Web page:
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  • Writer's pictureJared

You play to win the game...and more.

Updated: Apr 16, 2021

Former NFL head coach Herm Edwards famously said, “The greatest thing about sports is...YOU PLAY TO WIN THE don’t play to just play it.”

Certainly, the object of any game or sport is to win. In professional sports, absolutely winning is super important. However, winning isn’t the only reason to play. For instance, as much as professional sports is about’s also about entertainment. And ultimately, it’s about viewership, ticket sales, and making money too.

So yes, I think we can all agree that you play sports to win the game, but winning is really the WHAT of sports. It’s what you’re trying to’s not the WHY of sports. There are so many reasons to play sports.

We play sports for that feeling of joy you get when you win.

For the adrenaline rush you get while facing stiff competition and adversity, and the release, once you ultimately overcome the obstacles you face.

We play to have fun, and socialize with our friends, families, and neighbors.

We play to test our physical abilities, to stay physically fit, and also as an outlet for our creativity and self-expression.

We play to escape the rigors of everyday life, to clear our minds, and to manage our stress. Many of the reasons we play having absolutely nothing to do with winning.

When we prioritize winning over everything else, and focus solely on the outcome of the game and our performance, we are more likely to lose interest and motivation to play when things go poorly. A lot of people are discouraged from playing sports because they aren't good at them, or they stop playing when they age and their skills decline. In reality, these people are giving up on a good thing in their lives that provide them with so many valuable benefits, whether they realize it or not.

I used to play exclusively for the thrill of winning. In retrospect, my hate of losing probably even out-weighed my love for winning, and often brought me frustration. It bugged me when I had teammates that clearly didn't prioritize winning as much as I did, and it was difficult to stay engaged and enjoy the season if my team wasn't competing for the championship. The problem wasn't only that I played to win, but rather that I only played to win. Compounded by the fact that I joined a teams who didn't always have the same motivation to play that I did, and I was playing in school intramural leagues, designed for a fun, social escape from studying, not cutthroat competition.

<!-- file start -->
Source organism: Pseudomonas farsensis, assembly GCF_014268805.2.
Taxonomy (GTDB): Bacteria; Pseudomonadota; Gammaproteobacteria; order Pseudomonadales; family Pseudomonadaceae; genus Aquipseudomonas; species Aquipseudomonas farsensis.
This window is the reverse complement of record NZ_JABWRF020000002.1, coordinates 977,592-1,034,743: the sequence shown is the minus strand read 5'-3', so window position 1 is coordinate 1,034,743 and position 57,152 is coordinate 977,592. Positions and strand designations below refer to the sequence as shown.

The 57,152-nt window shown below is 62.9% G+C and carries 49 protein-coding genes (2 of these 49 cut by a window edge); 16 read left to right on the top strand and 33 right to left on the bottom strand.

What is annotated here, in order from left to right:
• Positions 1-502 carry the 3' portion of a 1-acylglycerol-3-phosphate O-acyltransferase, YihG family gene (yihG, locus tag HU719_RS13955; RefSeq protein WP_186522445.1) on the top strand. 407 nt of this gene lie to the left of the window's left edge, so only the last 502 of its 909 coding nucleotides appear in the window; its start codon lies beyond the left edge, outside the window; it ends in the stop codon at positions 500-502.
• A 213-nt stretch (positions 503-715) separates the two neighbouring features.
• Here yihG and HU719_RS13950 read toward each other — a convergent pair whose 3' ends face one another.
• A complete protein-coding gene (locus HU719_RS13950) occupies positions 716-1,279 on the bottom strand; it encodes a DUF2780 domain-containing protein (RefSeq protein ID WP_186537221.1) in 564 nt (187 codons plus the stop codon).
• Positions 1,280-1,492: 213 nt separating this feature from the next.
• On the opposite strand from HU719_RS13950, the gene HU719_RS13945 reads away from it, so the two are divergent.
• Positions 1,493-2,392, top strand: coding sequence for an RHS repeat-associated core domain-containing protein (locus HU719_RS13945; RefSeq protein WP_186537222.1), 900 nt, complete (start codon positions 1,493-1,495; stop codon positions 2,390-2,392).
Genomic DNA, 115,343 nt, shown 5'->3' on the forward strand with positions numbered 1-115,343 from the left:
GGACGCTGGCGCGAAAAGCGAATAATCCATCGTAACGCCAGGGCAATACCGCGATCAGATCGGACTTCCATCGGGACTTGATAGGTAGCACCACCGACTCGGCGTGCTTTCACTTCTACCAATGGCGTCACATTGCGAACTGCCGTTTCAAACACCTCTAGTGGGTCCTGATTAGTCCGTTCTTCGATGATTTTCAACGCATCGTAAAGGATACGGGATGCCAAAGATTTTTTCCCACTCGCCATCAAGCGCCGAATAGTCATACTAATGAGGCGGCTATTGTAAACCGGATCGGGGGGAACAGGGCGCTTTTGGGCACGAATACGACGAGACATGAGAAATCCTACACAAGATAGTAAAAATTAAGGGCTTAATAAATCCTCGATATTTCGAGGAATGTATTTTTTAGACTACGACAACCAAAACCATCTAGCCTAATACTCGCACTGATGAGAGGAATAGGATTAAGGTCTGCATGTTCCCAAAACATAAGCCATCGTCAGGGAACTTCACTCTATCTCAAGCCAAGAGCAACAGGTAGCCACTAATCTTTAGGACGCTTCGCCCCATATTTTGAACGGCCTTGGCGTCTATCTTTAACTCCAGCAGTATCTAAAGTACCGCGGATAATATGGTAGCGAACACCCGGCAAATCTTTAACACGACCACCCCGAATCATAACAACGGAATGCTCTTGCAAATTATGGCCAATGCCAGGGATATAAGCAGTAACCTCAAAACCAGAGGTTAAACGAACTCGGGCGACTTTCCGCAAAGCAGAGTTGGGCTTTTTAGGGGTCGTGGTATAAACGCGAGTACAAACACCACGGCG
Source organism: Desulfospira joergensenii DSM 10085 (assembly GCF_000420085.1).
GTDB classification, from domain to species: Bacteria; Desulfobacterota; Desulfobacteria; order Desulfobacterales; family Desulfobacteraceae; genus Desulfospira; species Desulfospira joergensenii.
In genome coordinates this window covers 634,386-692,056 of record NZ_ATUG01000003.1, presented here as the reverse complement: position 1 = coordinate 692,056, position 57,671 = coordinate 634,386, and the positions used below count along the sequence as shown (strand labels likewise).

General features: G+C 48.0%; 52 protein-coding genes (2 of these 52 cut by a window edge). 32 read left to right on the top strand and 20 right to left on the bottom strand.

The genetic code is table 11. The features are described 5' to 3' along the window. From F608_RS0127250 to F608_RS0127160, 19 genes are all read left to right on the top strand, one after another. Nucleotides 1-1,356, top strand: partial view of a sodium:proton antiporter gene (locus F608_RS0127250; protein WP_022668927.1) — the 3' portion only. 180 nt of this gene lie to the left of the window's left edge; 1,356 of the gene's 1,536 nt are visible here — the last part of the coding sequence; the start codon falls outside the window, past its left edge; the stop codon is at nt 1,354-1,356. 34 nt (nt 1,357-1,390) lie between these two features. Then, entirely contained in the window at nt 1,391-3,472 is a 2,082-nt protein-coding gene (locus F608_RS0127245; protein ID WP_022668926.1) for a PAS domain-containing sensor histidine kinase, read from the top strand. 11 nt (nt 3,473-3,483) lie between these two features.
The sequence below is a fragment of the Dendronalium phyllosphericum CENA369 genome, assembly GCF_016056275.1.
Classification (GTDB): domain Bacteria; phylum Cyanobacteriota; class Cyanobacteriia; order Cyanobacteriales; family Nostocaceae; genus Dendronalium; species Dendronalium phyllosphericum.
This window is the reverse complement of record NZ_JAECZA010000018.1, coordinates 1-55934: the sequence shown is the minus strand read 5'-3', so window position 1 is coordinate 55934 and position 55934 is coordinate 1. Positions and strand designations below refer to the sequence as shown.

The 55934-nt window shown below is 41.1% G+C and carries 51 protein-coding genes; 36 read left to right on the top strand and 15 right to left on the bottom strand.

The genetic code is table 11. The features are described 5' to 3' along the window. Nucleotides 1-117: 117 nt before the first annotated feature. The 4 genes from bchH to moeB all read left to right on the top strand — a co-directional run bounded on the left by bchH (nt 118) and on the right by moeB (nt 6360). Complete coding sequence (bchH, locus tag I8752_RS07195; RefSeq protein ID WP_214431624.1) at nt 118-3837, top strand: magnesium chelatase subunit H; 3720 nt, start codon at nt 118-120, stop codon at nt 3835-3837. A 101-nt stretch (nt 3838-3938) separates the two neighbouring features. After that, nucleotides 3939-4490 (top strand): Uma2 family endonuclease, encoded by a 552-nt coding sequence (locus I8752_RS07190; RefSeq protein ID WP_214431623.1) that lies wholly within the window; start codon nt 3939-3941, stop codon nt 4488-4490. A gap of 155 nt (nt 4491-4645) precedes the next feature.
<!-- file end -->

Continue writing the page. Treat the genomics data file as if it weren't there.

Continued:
If you’ve been keeping up with me recently, then you know that I am a big fan of incorporating play into our lives, even as adults, for all the potential reasons listed above. Here's a recent instagram post where I demonstrated me just playing around in my garage for fun.

You also know that I use the terms “sport” and “athlete” very loosely, and probably much differently than coach Herm does. No matter what type of physical activity you choose, your experience, or level of competition, you can consider yourself an athlete when playing your sport.

Re-framing physical activity and exercise from a chore that you have to get done, instead into a sport that you enjoy playing, can help increase your consistency and motivation when it is lacking.

Ultimately for many of us, staying as physically active as we need often requires discipline and dedication to fit into our busy sedentary schedules, but any extra motivation that we can create can’t hurt.

If you want to be more consistent, motivated, and satisfied with your physical activity, consider incorporating more physical play into your routine. Start by figuring out YOUR SPORT. AKA the physical activity that you do for fun and entertainment. It can be an individual or group activity, it can be fiercely competitive, or you don’t even have to keep score. Just something that you’re willing and able to pursue, that brings you some level of joy. It’s also helpful when the activity is somewhat of a challenge. Performing a task that requires mental focus and effort is stimulating to the brain and healthy for our nervous system.

Then identify and verbalize WHY you play. It’s sometimes important to remind yourself of why you are doing something when you get frustrated or things start to get a little stale for you. It’s also helpful when looking for a community of other people to play with. You don’t necessarily have to totally share in your motivation for playing with a teammate, partner, or competitor, but it might be awkward if you came to play for a fun escape from the office, and your opponent is there to rip your heart out. If you’re playing with Coach Herm he might tell you to just go ahead and retire!

Try playing at a level that allows you to enjoy the game. Maybe you don't play as often as you used to, maybe you play for 1 hour instead of 3, maybe you don't go diving for loose balls anymore. Ultimately, playing at a sustainable level that you can, and want to maintain, is better than not playing at all because you're no longer in the most competitive league, or because you aren't the best player on your team.

Of course not ALL of your physical activity needs to be fun and games. Setting health-related goals and developing consistent, disciplined effort and training to achieve those goals can also be rewarding in many ways. But that’s a topic for another day.

So remember…”YOU PLAY TO WIN THE GAME” but yes, it is in fact perfectly fine if you want to play just to play. Sorry Coach.

**If you need help identifying the right sport for you, or guidance in safely playing a sport for the first time, or getting back to play after an injury or long time off, please contact me directly either via email at or via phone at 512-522-2732.

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